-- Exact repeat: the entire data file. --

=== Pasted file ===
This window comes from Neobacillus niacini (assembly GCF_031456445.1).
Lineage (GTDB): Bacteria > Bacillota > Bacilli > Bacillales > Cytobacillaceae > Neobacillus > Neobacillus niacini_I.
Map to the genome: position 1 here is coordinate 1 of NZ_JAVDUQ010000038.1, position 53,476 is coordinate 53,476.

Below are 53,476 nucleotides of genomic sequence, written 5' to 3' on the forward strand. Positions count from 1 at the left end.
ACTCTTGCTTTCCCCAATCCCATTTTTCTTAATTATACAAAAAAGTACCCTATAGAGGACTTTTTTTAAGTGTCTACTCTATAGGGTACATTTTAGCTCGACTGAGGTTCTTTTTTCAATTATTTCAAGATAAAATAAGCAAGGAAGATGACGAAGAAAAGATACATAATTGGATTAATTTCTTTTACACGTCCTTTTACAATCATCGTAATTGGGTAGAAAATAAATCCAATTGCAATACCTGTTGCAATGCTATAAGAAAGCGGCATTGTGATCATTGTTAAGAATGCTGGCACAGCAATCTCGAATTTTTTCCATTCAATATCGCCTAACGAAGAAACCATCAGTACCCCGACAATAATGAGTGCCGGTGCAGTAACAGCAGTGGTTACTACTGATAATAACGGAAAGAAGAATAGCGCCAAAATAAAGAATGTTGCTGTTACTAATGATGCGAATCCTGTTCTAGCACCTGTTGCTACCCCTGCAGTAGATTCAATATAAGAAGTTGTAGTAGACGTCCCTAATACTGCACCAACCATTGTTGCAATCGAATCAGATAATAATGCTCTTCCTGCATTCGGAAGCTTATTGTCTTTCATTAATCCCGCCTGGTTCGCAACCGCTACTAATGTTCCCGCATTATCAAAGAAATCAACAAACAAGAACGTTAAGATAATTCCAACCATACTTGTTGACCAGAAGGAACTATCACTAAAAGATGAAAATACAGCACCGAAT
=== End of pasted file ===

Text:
This window comes from Neobacillus niacini (assembly GCF_031456445.1).
Lineage (GTDB): Bacteria > Bacillota > Bacilli > Bacillales > Cytobacillaceae > Neobacillus > Neobacillus niacini_I.
Map to the genome: position 1 here is coordinate 1 of NZ_JAVDUQ010000038.1, position 53,476 is coordinate 53,476.

Below are 53,476 nucleotides of genomic sequence, written 5' to 3' on the forward strand. Positions count from 1 at the left end.
ACTCTTGCTTTCCCCAATCCCATTTTTCTTAATTATACAAAAAAGTACCCTATAGAGGACTTTTTTTAAGTGTCTACTCTATAGGGTACATTTTAGCTCGACTGAGGTTCTTTTTTCAATTATTTCAAGATAAAATAAGCAAGGAAGATGACGAAGAAAAGATACATAATTGGATTAATTTCTTTTACACGTCCTTTTACAATCATCGTAATTGGGTAGAAAATAAATCCAATTGCAATACCTGTTGCAATGCTATAAGAAAGCGGCATTGTGATCATTGTTAAGAATGCTGGCACAGCAATCTCGAATTTTTTCCATTCAATATCGCCTAACGAAGAAACCATCAGTACCCCGACAATAATGAGTGCCGGTGCAGTAACAGCAGTGGTTACTACTGATAATAACGGAAAGAAGAATAGCGCCAAAATAAAGAATGTTGCTGTTACTAATGATGCGAATCCTGTTCTAGCACCTGTTGCTACCCCTGCAGTAGATTCAATATAAGAAGTTGTAGTAGACGTCCCTAATACTGCACCAACCATTGTTGCAATCGAATCAGATAATAATGCTCTTCCTGCATTCGGAAGCTTATTGTCTTTCATTAATCCCGCCTGGTTCGCAACCGCTACTAATGTTCCCGCATTATCAAAGAAATCAACAAACAAGAACGTTAAGATAATTCCAACCATACTTGTTGACCAGAAGGAACTATCACTAAAAGATGAAAATACAGCACCGAAT